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DARPA's already put 10s of millions into #3. What do you know that they and their teams don't?

https://cgc.darpa.mil/




You mean the government wastes money?

edit: The DARPA site you linked above calls it a "fully automated computer security challenge". They are not claiming it's AI.


You mean the government wastes money?

That's a ignorant cheap shot. Speculative, risky research is costly because lots of things don't work.

The DARPA site you linked above calls it a "fully automated computer security challenge". They are not claiming it's AI.

Show me a definition of AI that would include papers published at NIPS/ICML or even AAAI and wouldn't include the same techniques as are used in the DARPA Grand Challenge.

AI is just a label, it isn't something magical.


That's actually quite easy to do. The techniques used by the AI community (statistical estimation, numerical optimization, etc) are quite different from the techniques used to do things like the Cyber Grand Challenge (heavy use of SAT and other decision procedures for logical theories, lattice-based program analysis, formal notions of program semantics, etc). If you ask an AI researcher how knowledge of omega-complete partial orders can help automatically win programming contests, you'll get a blank look.

I'm actually kinda miffed that OpenAI's press release seems to think automatically writing/exploiting programs is an AI problem, and targeted the AI community in their proposals (as opposed to the programming languages community). I'm a program synthesis researcher, and know how to do major aspects of #2 and #3. I know a lot of people who are already working on them (with some quite impressive results, I might add). And none of us are machine learning people.

The important thing is: the Cyber Grand Challenge is funding a dozen teams to do exactly what OpenAI is hiring for. Call it AI or not, it's being done. You might look at the proposal to automatically exploit systems and call it sci-fi, but I look at it and think "Sure, that sounds doable."

Today's program analysis and synthesis technology allows for tools far beyond anything programmers see today. I'm excited to be part of a generation of researchers trying to turn it into the programming revolution we've been waiting for.


I'm agreeing with you(!?) I don't think any of this is SciFi (Well maybe the detection one is a bit out-there).

I don't think OpenAi would object to proposals from outside the AI/ML field. After all, people are doing Deep Learning based SAT solvers as class projects now, eg https://cs224d.stanford.edu/reports/BunzBenedikt.pdf


Yep. I talked to Dario, one of the authors of this press release. He's definitely interested in both kinds of approaches.


@Darmani Can you think of any ways traditional program synthesis techniques could be combined with machine learning to perform #2? Assume your system has access to a large amount of practice problems/solutions to train with.


"Traditional" program synthesis to me means the kind of stuff Dijkstra was doing 50 years ago, which works quite a bit differently than a lot of the constraint-solving based stuff that has really become hot in the last decade. But, answering what you actually meant to ask:

Oh certainly. DARPA's "MUSES" program (which I'm partially funded by) is $40 million into incorporating big data techniques into program analysis and synthesis. There are systems like FlashFill and Prophet which develop a statistical model of what human-written programs tend to look like, and use that to help prioritize the search space. There are also components in the problem other than the actual synthesis part, namely the natural language part. Fan Long and Tao Lei have a paper where they automatically read the "Input" section of programming contest problems and write an input generator. It's classic NLP, except for the part where they try running it on a test case (simple, but makes a big difference).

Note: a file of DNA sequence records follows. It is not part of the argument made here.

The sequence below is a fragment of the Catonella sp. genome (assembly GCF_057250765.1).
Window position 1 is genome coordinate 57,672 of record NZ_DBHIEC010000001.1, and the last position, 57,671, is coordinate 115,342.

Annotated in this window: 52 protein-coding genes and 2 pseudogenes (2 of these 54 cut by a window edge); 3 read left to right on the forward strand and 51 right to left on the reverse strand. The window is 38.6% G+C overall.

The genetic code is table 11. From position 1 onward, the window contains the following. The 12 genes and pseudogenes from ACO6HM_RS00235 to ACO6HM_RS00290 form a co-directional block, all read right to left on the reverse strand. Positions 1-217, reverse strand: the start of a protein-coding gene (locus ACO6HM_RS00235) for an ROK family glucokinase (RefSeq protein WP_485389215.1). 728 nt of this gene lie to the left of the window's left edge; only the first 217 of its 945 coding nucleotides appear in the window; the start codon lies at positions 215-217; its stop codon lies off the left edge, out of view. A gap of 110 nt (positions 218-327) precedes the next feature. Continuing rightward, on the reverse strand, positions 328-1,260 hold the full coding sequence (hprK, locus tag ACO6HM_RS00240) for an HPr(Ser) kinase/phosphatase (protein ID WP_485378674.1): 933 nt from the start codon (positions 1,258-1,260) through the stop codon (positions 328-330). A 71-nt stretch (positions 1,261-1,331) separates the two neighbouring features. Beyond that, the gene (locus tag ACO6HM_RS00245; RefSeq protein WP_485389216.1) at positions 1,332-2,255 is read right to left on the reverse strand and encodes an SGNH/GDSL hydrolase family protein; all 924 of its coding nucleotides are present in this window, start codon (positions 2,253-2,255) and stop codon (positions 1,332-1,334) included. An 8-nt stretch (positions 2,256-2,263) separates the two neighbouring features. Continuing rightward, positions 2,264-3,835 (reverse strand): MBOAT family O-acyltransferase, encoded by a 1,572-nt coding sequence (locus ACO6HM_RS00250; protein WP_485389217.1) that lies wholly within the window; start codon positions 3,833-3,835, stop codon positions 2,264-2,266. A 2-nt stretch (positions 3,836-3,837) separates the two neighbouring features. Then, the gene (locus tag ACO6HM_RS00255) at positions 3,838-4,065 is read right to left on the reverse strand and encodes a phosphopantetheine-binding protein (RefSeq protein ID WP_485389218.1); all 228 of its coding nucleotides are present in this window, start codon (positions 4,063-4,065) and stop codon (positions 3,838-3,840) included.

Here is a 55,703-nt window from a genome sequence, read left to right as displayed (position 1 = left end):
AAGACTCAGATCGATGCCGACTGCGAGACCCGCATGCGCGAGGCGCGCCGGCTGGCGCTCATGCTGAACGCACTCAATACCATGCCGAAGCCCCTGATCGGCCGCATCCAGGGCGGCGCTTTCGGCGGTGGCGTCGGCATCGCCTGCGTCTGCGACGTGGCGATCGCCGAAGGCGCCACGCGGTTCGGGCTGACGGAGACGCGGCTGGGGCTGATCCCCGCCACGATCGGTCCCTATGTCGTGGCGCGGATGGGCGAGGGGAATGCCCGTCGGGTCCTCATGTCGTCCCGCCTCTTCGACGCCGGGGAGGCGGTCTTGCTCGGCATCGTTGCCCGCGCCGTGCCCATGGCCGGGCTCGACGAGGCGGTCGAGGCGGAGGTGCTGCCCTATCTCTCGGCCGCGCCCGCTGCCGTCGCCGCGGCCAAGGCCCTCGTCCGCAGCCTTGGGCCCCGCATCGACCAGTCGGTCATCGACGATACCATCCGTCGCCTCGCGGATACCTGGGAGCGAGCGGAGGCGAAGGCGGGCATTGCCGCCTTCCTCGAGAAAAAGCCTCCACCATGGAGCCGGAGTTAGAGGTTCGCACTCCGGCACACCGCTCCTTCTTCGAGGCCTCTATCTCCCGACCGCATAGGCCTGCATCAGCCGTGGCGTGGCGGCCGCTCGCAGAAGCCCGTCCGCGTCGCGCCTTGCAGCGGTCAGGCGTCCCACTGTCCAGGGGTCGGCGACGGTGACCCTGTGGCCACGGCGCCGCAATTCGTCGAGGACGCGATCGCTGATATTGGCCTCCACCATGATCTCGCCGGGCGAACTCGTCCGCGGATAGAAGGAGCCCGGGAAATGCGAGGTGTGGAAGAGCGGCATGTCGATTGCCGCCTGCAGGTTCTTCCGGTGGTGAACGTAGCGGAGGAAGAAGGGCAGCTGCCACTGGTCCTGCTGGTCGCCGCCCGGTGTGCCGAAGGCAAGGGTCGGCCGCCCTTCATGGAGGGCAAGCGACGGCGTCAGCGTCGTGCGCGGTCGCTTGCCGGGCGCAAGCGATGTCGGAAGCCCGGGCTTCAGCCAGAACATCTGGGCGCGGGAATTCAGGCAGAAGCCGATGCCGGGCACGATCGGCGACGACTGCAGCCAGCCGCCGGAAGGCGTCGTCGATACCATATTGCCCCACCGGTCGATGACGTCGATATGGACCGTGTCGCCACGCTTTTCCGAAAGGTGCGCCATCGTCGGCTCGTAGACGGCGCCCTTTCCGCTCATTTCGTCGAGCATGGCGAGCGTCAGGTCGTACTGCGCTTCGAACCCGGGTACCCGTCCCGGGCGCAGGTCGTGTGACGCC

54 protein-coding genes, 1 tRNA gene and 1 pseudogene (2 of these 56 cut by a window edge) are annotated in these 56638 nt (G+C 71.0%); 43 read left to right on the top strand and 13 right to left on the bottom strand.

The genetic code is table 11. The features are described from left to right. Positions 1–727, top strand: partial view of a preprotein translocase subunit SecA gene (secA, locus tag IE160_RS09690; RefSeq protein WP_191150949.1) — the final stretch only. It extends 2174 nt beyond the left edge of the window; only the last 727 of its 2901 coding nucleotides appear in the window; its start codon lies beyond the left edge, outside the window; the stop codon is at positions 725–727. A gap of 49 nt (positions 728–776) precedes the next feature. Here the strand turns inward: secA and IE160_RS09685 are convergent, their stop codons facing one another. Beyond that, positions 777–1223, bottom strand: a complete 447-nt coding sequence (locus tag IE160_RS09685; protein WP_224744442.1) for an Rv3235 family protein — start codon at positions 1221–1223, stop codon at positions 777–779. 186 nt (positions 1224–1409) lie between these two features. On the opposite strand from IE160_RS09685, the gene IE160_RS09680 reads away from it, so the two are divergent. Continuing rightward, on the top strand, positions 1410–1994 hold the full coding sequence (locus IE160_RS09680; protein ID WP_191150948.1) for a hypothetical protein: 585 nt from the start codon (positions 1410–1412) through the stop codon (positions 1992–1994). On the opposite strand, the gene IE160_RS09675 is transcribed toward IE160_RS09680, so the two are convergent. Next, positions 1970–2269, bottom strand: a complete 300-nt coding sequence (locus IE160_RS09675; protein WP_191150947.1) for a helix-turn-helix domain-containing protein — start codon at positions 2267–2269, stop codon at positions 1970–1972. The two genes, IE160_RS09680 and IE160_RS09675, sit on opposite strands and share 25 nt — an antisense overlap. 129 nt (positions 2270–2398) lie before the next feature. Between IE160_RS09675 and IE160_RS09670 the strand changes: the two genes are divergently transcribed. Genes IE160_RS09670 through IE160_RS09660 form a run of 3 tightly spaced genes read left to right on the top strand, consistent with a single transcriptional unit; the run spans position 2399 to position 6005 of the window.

The reverse also is happening, with people incorporating synthesis into machine-learning. The paper by Kevin Ellis and Armando Solar-Lezama (my advisor) is a recent example.

I do get touchy when people label this kind of work "machine learning" and seem oblivious to the fact that an entire separate field exists and has most of the answers to these kinds of problems. Those examples are really both logic-based synthesizers that use a bit of machine learning inside, as opposed to "machine learning" systems.


I suspect OpenAi is coming from the Neural Turing Machine etc approach. But that doesn't preclude other approaches.

Also, NLP is at the very least closely aligned with "AI" research bit traditionally and looking at current trends.

I do get touchy when people label this kind of work "machine learning"

Don't ;) (Seriously - it's just a label. Embrace the attention)


You're right that it is an opportunity for attention. What seems to actually happen is that a bunch of people who really don't know what they're doing get a bunch of publicity, recruits, and potentially funding and tech-transfer, while we're sitting here with working systems running in production, not getting much. If you look at AI papers that try to touch programs, they have a tendency to not even cite work from the PL community that does the exact same thing but better. It's kinda like how if you Google "fitness," you're guaranteed to get really bad advice for all your results -- the people who actually know about fitness have lost the PR battle.

In short, you can say "it's just a label," but that's not a reason not to fight the battle over words.




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